Effect of migration vs. remittances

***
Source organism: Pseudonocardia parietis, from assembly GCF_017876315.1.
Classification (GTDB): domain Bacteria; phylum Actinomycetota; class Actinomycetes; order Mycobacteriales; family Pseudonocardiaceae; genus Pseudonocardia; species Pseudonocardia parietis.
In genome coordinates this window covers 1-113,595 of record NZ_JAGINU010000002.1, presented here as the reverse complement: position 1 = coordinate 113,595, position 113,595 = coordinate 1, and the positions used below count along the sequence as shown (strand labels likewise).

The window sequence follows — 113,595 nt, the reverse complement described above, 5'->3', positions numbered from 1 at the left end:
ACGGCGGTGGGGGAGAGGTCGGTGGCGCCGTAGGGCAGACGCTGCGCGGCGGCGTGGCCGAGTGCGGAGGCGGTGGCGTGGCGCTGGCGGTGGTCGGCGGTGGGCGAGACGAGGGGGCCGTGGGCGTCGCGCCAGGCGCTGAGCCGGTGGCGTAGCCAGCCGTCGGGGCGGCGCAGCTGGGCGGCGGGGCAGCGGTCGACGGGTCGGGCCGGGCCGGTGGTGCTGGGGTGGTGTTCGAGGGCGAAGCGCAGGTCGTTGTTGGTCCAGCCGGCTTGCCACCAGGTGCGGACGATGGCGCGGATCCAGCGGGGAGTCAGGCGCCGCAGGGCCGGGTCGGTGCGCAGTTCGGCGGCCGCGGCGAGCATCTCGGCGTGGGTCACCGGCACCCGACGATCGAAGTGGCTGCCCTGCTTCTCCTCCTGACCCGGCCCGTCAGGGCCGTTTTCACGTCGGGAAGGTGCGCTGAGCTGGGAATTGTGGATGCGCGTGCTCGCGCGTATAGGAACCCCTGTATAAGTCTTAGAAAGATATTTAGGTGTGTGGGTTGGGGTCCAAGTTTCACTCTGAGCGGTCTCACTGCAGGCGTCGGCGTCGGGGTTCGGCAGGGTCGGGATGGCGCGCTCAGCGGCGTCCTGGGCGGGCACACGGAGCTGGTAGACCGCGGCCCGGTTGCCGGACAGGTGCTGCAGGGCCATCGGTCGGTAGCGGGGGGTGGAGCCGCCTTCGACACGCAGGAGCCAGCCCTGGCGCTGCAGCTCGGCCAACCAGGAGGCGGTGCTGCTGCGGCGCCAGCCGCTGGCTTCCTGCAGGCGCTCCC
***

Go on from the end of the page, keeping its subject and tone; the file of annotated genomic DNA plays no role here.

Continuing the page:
One potential explanation for the lower effect of remittances on female labor supply in Tajikistan may have to do with the fact that remittances in households where women work may not be sufficient to compensate for a loss of wages if women were to stay home 21. It is also possible that the negative effect of migration on household income and the necessity to substitute for the labor of migrated household members in the household production is greater than the income effect of remittances. Since migration of household members and remittances can have opposing effects on household labor supply, we attempt to separate these two events following a strategy used by Amuedo-Dorantes and Pozo ( 2010). Some of the households in Tajikistan receive remittances but do not have household members who migrated abroad for work in the past five years. We take advantage of this diversity and separate the sample into households that have former migrants and households that do not have such migrants 22. In effect, we separate the migration effect from the effect of remittances by focusing our attention on the labor supply of household members residing in non-migrant households (Table 10). The OLS estimate of the coefficient on ln (remittances) in the regressions with dependent variable being employed in the last 14 days in the sub-sample for men is only 1/3 of the OLS estimate for the full sample (0.005 vs. 0.015) and it is not statistically significant. The estimated coefficients on the dummy for the receipt of remittances or number of remitters abroad are not statistically significant either alone or when interacted with ‘conflict region’ dummy variable. Only the presence of remitters located in Tajikistan is statistically significantly negatively associated with a decreased supply of labor by men. Thus, it appears that the negative effect of remittances and migration on the labor force participation of men is primarily felt through the channel of migration than remittances. Since, it is men who are mostly migrants, the negative effect of migration that we observe in the data may be simply related to them waiting for their next spell of migration to start. In Table 10, the effect of remittances on the labor supply by women is statistically significantly different from zero only for women in ‘conflict region’ (Columns 8 and 10) and the estimated coefficients of interest are slightly higher than their estimates in Table 7.